The U.S. House and U.S. Senate voted for legislation related to the fiscal cliff. President Barack Obama indicated that he would sign the deal.
The Washington Post’s Ezra Klein had a good breakdown of what is in the deal. Included is that tax rates will go back to Clinton-era levels for individuals making $400,00 or more and for couples making $450,000 or more.
The sequester will be delayed for two months — setting up another battle for the new Congress.
Most of New Mexico’s delegation voted for the deal. Only Rep. Steve Pearce, also the lone Republican in the delegation, voted against the legislation.
Both U.S. Senators Tom Udall and Jeff Bingaman made the vote in an early-morning session past midnight on New Year’s Day.
Udall voted for the bill that he opposed because it was a “short-term” deal.
“We managed to make progress on middle-class tax cuts, wind energy tax incentives and unemployment insurance, but squandered an opportunity to implement a long-term vision to deal with the debt and deficit,” Udall said in a press statement.
“Instead, the bill we passed kicked the can down a very short road to delay deep federal budget cuts that are slated to begin today,” Udall’s statement continued. “That road ends in a couple months at another sequestration showdown just as the debt limit is reached and the budget resolution expires.”
“None of us are happy with every provision in the legislation, but it was imperative that we take action to prevent catastrophic and irreparable harm to the nation’s economy and our middle class,” Udall said.
“While there is still more work to do to reduce the deficit, this legislation asks millionaires and billionaires to pay their fair share, and prevents automatic spending cuts that would threaten vital funding for New Mexico’s national labs and harm the progress we’ve made in rebuilding our economy.”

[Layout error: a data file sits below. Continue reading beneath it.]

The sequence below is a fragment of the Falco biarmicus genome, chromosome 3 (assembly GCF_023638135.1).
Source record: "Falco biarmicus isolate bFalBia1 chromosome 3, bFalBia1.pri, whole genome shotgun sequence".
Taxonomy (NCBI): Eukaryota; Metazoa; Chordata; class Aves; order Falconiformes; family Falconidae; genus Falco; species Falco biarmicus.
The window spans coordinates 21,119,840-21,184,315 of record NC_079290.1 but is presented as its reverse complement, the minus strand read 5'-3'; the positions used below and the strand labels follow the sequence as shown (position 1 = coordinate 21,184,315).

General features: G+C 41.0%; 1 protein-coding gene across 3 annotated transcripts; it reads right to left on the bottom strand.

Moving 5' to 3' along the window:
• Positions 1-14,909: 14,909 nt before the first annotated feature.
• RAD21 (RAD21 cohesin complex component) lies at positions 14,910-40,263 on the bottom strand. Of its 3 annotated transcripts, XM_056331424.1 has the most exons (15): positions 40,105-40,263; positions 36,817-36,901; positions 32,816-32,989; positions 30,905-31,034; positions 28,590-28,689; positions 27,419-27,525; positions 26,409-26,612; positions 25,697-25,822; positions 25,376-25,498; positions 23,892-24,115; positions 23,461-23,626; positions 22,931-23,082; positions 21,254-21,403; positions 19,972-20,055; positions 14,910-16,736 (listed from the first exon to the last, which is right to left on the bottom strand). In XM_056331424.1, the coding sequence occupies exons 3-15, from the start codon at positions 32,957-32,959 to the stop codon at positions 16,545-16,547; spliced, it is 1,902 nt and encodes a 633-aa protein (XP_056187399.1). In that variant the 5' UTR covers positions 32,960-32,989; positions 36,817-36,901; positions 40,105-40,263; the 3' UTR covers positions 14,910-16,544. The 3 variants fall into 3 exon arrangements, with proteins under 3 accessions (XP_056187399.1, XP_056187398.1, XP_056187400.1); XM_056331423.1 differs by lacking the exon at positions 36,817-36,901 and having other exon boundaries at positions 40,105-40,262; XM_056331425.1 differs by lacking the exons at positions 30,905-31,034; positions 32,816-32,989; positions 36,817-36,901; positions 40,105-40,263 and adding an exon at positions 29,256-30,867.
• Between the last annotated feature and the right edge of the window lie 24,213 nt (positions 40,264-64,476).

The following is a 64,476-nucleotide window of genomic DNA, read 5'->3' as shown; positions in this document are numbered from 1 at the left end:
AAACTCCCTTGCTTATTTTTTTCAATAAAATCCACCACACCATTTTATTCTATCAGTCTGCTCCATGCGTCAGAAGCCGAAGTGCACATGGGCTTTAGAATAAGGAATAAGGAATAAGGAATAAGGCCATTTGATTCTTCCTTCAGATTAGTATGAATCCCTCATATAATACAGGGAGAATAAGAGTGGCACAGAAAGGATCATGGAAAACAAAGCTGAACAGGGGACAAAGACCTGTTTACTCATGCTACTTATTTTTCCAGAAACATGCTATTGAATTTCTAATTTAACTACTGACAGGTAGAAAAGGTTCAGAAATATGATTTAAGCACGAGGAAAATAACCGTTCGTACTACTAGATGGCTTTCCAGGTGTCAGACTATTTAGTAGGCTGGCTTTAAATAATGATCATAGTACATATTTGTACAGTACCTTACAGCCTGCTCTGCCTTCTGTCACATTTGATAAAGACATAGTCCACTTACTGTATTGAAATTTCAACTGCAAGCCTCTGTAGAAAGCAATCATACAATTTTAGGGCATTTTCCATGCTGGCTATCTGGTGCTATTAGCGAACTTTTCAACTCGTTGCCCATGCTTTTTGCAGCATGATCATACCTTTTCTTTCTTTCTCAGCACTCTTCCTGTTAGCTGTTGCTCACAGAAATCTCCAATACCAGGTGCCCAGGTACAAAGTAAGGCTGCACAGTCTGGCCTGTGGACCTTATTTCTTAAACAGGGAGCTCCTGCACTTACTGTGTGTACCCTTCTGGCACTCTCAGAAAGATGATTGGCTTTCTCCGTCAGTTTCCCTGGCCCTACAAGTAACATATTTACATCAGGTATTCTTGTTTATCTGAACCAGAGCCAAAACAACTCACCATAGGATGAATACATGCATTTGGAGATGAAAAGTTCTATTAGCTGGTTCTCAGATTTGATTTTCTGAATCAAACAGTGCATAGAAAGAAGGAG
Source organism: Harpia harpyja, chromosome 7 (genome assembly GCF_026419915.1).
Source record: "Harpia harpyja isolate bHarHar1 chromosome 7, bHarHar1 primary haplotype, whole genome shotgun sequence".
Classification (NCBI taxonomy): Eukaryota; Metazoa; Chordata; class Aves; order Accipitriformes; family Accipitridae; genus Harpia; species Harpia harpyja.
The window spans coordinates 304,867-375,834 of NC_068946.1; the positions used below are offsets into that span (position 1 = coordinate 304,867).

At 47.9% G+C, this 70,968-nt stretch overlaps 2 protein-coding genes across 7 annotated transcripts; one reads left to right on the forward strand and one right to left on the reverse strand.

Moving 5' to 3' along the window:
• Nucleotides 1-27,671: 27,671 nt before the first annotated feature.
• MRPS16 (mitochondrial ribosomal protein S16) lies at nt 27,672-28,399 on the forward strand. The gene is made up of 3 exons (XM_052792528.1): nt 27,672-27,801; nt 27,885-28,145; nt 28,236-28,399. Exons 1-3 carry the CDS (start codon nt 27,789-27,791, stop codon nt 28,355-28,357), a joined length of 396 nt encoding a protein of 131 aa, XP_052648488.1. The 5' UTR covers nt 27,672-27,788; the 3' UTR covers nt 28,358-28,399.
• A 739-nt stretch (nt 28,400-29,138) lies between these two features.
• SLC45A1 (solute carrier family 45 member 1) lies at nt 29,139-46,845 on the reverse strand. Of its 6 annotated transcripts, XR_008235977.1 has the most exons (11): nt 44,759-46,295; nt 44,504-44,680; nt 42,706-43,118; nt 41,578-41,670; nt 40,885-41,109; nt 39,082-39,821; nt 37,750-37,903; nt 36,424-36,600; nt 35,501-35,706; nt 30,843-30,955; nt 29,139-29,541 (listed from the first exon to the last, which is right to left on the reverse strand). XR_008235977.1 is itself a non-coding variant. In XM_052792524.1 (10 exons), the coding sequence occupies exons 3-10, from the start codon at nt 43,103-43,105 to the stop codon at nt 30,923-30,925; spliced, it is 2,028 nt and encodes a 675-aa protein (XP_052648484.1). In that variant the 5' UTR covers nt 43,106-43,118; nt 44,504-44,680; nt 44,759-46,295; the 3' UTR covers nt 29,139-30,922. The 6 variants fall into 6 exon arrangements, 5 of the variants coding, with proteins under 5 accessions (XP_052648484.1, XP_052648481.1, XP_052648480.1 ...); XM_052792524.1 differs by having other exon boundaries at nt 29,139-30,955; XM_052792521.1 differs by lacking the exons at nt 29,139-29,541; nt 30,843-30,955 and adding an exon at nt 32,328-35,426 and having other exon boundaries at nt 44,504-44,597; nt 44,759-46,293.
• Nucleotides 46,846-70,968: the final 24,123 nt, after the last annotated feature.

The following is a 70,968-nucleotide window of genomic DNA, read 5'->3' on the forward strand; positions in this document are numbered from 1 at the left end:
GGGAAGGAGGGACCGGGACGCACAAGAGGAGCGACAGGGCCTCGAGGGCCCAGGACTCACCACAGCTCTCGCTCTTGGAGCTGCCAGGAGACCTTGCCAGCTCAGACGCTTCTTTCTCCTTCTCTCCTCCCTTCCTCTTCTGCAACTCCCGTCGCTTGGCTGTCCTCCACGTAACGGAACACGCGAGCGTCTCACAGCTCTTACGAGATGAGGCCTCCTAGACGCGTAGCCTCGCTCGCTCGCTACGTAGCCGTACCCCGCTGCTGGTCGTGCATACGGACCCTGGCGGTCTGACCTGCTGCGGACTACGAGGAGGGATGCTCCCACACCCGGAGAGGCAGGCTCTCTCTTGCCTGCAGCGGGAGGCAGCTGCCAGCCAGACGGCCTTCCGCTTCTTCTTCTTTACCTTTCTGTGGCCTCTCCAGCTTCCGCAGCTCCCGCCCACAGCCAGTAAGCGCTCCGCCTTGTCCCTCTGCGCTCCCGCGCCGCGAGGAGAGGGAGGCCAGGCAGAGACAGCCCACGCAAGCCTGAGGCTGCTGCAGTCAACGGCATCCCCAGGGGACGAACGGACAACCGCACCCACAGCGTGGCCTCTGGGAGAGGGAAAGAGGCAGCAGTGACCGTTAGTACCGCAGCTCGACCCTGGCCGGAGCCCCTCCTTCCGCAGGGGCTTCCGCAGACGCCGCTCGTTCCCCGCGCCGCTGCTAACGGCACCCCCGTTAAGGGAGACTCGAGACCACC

U.S. Rep. Martin Heinrich, who is also U.S. Senator-elect Martin Heinrich, said in a statement (via the Albuquerque Journal) that he did not like all the provisions in the bill but said the bill was necessary “to take action to prevent catastrophic and irreparable harm to the nation’s economy and our middle class.
“While there is still more work to do to reduce the deficit, this legislation asks millionaires and billionaires to pay their fair share, and prevents automatic spending cuts that would threaten vital funding for New Mexico’s national labs and harm the progress we’ve made in rebuilding our economy,” Heinrich said.
U.S. Rep. Ben Ray Lujan also voted for the bill despite some reservations. He noted that the funding was vital to the laboratories in the state, including Los Alamos National Laboratory which is in Lujan’s district.
“This plan is far from perfect and I do not support all of its elements, however, it represents a compromise that protects middle-class families in New Mexico from seeing their income taxes increase and it ensures that those struggling to find work during this difficult time will continue to have support,” Luján said in a statement.
“In addition, the extension of important tax credits will support hard-working families, help young adults afford college, and support a growing renewable energy industry,” he said. “Finally, while I would have preferred a long-term solution to the sequester’s arbitrary budget cuts that I have opposed from the beginning, this plan will prevent these cuts from taking place immediately – threatening the vitality of our national labs and our nation’s competitiveness.”
Steve Pearce issued a statement on why he opposed the bill.
“The House has already passed numerous bills to avert the Fiscal Cliff,” Pearce said. “We have given the President and the Senate the opportunity to take steps toward solving our debt crisis, while making sure that the damaging impact of sequestration and tax increases are avoided. Instead of acting in the same spirit, the senate and the president want to raise taxes and continue the federal spending spree.”